Paul Daniels, beloved British magician, whose greatest trick took him from shyness to stardom, dies
"Magic...was an antidote to my shyness"
It was magic. He was short, shy, not all that good looking, but Paul Daniels became a star, a household name in the UK.
With a gift of gab as quick as his sleight of hand, Daniels was one of Britain's most popular magicians; a favorite on the BBC from 1979 to 1994.
If social media had been around then, this video of Daniels at his best might have gone viral:
On Thursday, March 17 Daniels died of an inoperable brain tumor. He was 77.
His passing was front page news throughout the UK.
To statesiders, Daniels' line of patter may sound like he was the Donald Trump of magic. As the Telegraph reported:
Daniels was not desperate to be liked, and his abrasive manner and self-confidence, interpreted by some as arrogance, would often rub people up the wrong way.
Over the years, Daniels said quotes like:
"I know I'm a star because the press say I am, my income says I am and the audiences who come to see me say I am."
"Jesus was nothing more than a magician. Changing water into wine? Easy. Walk on water? I’ve done that.”
Growing up, Paul Daniels was anything but arrogant. Born on April 6, 1938, he was the shy kid the bullies in South Bank picked on. When he was 11, he discovered a book called How to Entertain at Parties. The book introduced Daniels to the art of magic.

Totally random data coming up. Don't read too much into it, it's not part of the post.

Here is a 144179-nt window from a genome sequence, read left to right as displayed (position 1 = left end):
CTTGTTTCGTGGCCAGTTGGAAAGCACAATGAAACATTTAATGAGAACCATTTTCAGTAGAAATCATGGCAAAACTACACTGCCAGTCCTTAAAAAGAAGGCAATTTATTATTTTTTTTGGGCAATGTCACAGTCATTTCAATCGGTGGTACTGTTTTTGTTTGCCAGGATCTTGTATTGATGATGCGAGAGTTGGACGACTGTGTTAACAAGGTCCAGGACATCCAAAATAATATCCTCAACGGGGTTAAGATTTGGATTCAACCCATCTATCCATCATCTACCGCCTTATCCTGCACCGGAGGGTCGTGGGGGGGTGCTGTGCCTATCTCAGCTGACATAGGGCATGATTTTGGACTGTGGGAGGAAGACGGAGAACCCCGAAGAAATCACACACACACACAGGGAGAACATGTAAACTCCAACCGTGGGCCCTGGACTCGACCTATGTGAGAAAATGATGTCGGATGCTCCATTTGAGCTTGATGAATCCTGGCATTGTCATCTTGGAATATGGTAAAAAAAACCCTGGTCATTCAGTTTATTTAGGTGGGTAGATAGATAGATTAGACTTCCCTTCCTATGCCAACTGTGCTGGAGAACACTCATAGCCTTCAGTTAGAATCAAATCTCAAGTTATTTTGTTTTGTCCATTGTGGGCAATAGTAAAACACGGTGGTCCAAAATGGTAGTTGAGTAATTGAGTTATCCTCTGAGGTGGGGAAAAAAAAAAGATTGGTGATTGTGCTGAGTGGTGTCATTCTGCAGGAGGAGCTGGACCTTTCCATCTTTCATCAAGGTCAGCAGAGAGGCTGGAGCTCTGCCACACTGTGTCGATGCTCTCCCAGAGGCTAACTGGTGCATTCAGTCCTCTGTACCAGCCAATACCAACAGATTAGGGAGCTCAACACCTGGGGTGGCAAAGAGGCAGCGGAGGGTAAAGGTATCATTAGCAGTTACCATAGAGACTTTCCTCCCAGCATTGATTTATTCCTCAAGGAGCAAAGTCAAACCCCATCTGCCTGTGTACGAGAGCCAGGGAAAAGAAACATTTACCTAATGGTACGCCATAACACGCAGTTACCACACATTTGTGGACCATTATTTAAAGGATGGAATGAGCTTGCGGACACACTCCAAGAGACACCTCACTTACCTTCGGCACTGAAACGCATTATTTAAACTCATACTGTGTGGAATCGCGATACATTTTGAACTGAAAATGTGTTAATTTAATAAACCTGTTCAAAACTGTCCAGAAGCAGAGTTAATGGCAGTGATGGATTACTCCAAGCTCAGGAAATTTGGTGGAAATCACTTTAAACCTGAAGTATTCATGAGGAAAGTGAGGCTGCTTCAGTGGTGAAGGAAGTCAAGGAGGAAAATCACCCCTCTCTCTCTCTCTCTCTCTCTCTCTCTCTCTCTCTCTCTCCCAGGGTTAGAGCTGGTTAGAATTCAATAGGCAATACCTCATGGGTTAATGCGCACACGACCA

As he later recalled in his autobiography, Under No Illusion:
"This new art was an attractive antidote to my shyness, and the insecure part of me had found a bridge to enable me to communicate with people in a way that I would not have found possible by any other means."
For 10 years, Daniels' day job was running a grocery store. At night, he'd play local clubs, where he came up with his most famous catchphrase while trying to quiet a heckler:
"You'll like this. Not a lot. But you'll like this."
According to the Telegraph, working in clubs also helped to eliminate Daniels' insecurity about his height.
His inferiority complex (stemming from his height — at 5ft 6in he was too short for conventional magician’s props and had to have them specially made) disappeared, he later recalled, after he saw in one of the shows a male stripper prancing in front of the audience wearing only a Viking helmet. “I reckoned,” Daniels later reflected, “that I would never look as silly as he did.”
At 30, with his first marriage falling apart, Daniels decided to become a magician full time. Two years later, he made his television debut, and remained a fixture on the telly for decades to come.
In the 21st century, Daniels stayed on the cutting edge, doing YouTube videos teaching viewers tricks they could do on their smart devices:
Daniels is survived by three sons from his first marriage, and by his wife and longtime onstage assistant, Debbie McGee.
Married since 1988, Daniels gave a clue to the magic behind their happy marriage in his autobiography:
"I was writing and needed to concentrate, so I had a "Do Not Disturb" sign on my back. Eventually I went to bed and Debbie was lying stark naked on the bed – eat your heart out fellas! She was wearing the sort of sleeping blindfold you get on long-haul flights. Printed on it was 'Do Not Disturb.' But further down her body she had a sign that said 'Disturb!'"
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